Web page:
Kerry puts US$750,000 toward improving Burundi milk access in World Food Program collab
12 Mar 2021 --- Kerry Group has launched Project Amata, a new project with the UN’s World Food Program (WFP), which aims to enhance the production and availability of safe, sustainable milk for children and communities in the Gitega province of Burundi. Kerry will support the project by a direct financial contribution of US$750,000.
Kerry experts and WFP staff will work together with farmers and the local community throughout the three-year program to build milk production capacity. Kerry will also provide equipment and training, covering key areas of livestock management and milk production.
“Food security and access to good nutrition has become more difficult for more people because of the pandemic,” Catherine Keogh, vice president corporate affairs at Kerry Group, tells FoodIngredientsFirst.
According to the WFP’s State of School Feeding Worldwide report, 370 million children do not have access to nutritious meals due to schools being shut in 200 countries since April 2020 to halt the spread of COVID-19.
Targeting food security
Project Amata builds on the success of the previous WFP and Kerry partnership, Project Leche, which helped Honduran farmers create a safer and more sustainable milk supply. It also improved the health of over 7,500 thousand Honduran children and economic opportunities as well as better living conditions for the community.
“Kerry’s expertise in dairy, agricultural, quality, processing and nutrition combined with learning from our previous WFP partnership in Honduras will be of immense value as we work with WFP to make safe and sustainable milk more accessible to Burundian school children and the community,” Keogh details.
One of the aims of Kerry’s community program is to positively engage with people and communities to help “shape a better world.”
“Experience has shown us that we can have a greater impact when we work with others to achieve this goal,” she continues.
“In addition to our partnership with WFP in Burundi and Honduras, we are partnering with Concern Worldwide through the RAIN Program, a multi-disciplinary approach to tackling hunger and malnutrition in Niger,” Keogh elaborates.
The RAIN Program’s core objective is to increase food production and encourage a more diverse, nutrient rich diet.
Providing access to milk
Milk is one of the few sources of animal protein available to children in Burundi. Still, on average, children receive just two cups per month – the lowest frequency of milk consumption in east Africa.
The project centers around improving food security and nutrition by strengthening the milk value chain and engaging schools and local communities to raise awareness about the vital role milk has in curbing malnutrition.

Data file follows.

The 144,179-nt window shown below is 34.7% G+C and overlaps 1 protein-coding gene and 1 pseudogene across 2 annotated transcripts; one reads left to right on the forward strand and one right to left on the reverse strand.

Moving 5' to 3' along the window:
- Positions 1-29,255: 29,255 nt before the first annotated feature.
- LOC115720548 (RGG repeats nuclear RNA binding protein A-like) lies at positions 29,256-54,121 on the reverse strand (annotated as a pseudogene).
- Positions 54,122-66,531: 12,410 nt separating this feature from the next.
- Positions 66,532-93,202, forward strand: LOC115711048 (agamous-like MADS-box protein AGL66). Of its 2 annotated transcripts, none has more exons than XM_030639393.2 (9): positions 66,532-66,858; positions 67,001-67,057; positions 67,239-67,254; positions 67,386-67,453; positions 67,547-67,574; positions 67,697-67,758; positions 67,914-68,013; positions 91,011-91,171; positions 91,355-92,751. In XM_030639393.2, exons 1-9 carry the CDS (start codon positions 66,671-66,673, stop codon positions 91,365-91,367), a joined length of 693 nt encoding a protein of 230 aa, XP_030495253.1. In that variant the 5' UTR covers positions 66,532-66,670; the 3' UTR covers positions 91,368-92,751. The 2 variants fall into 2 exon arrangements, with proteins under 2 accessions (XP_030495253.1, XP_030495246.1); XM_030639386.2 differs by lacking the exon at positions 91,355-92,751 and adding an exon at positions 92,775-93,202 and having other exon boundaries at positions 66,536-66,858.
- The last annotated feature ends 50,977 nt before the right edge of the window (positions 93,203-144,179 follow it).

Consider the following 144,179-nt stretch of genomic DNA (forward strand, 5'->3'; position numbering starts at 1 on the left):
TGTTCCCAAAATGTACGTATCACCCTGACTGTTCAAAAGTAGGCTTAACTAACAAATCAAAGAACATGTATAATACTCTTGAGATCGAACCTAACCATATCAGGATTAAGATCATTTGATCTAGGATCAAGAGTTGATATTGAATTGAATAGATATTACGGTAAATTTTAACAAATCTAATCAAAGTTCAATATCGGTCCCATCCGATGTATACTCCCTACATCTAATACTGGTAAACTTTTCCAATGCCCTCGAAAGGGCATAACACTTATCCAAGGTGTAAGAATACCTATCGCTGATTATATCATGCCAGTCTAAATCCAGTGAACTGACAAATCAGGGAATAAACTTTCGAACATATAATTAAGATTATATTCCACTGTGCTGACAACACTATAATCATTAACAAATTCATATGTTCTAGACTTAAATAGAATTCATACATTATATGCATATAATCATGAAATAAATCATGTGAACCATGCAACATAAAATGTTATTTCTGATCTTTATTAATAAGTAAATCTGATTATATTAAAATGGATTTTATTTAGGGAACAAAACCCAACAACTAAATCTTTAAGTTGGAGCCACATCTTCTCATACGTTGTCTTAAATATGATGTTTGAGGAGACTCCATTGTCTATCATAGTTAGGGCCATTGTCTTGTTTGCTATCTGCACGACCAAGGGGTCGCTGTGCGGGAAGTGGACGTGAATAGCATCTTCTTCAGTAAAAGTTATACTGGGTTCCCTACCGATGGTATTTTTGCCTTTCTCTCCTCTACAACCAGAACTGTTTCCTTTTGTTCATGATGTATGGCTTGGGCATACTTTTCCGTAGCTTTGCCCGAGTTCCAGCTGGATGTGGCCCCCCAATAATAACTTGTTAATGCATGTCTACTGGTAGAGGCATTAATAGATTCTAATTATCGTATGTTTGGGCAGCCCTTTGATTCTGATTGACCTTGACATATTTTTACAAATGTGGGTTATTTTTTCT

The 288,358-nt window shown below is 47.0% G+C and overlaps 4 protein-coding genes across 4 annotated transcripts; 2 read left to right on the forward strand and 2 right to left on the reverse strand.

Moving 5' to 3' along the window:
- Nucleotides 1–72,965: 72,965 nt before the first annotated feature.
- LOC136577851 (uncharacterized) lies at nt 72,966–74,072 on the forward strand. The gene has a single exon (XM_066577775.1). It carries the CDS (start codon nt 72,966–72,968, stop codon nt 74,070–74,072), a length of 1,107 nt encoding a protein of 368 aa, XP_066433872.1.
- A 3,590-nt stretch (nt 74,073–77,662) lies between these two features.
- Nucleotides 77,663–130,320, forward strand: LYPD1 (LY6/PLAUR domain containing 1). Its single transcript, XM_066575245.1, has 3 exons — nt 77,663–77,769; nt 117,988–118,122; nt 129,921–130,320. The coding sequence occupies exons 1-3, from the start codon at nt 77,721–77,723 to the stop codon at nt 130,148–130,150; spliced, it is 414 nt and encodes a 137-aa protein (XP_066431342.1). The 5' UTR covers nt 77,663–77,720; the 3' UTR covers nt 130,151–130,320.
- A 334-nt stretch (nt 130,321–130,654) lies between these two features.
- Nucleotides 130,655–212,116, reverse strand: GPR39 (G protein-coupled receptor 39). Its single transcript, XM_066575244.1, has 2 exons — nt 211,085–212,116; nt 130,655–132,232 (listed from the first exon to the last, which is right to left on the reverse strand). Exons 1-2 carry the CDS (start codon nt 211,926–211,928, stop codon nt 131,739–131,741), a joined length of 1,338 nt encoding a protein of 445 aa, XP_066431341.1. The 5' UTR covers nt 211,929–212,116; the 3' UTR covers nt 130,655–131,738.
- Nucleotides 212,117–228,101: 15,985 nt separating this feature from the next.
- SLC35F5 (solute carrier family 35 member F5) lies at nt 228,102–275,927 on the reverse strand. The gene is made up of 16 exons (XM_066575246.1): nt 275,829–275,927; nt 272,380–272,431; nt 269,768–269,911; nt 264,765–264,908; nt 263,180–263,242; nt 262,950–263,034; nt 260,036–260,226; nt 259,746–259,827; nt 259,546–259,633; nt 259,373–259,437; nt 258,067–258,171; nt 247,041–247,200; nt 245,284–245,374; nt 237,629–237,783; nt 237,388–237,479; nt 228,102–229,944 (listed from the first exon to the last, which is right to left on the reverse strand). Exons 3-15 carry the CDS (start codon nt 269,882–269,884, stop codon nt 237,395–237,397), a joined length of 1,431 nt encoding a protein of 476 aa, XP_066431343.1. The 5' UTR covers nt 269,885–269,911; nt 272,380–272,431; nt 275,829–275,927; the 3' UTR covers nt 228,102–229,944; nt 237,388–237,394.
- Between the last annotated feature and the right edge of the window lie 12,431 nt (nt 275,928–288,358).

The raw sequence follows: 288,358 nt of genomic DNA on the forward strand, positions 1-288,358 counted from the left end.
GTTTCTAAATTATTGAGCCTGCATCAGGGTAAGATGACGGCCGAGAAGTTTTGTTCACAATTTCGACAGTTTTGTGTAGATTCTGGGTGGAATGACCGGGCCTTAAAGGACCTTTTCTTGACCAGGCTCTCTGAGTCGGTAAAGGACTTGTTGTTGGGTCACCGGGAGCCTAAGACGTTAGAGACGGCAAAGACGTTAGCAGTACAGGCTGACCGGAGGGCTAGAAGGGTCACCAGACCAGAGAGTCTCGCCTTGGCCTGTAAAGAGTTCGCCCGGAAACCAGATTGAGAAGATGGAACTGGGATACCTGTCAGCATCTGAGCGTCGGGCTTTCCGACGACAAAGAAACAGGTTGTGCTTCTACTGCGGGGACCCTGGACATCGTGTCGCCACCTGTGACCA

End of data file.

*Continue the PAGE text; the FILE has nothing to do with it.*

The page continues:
“This is an example of how Kerry, WFP and local agencies can work together toward achieving Sustainable Development Goal 2: Zero Hunger,” says Edmond Scanlon, chief executive of Kerry Group.
“It also provides a further concrete example of our ‘Better for Society’ social impact program in action, helping to improve the health and nutrition of people in need.”
Malnutrition in Burundi
In Burundi, 65 percent of people live below the poverty line, and chronic malnutrition affects over half the population.
Children are often the most affected, as the lack of regular nutritious food and poor dietary diversity makes them vulnerable to infections and seriously undermines their performance at school.
For the 11 million people in Burundi, these challenges add up, affecting personal development and the country’s economic and social development.
Overall, COVID-19 has tipped the world “off-track” to achieve Zero Hunger by 2030.
In January, NutritionInsight reported that the Asia-Pacific region specifically is not on track to achieve the UN’s 2030 targets of ending hunger.
Meanwhile, in December, global governments and health advocates committed over US$3 billion to address the unrelenting worldwide hunger and nutrition crisis.
Malnutrition research from this July revealed the US$850 billion cost of malnutrition for businesses.
Last month, FAO senior economist David Dawe told NutritionInsight that COVID-19 has exacerbated global malnutrition. Aside from being part of corporate social responsibility, combating malnutrition is piquing consumer and government interest, and it is in the private sector’s benefit to satisfy these demands.
By Elizabeth Green
This feature is provided by FoodIngredientsFirst’s sister website, NutritionInsight.
To contact our editorial team please email us at email@example.com
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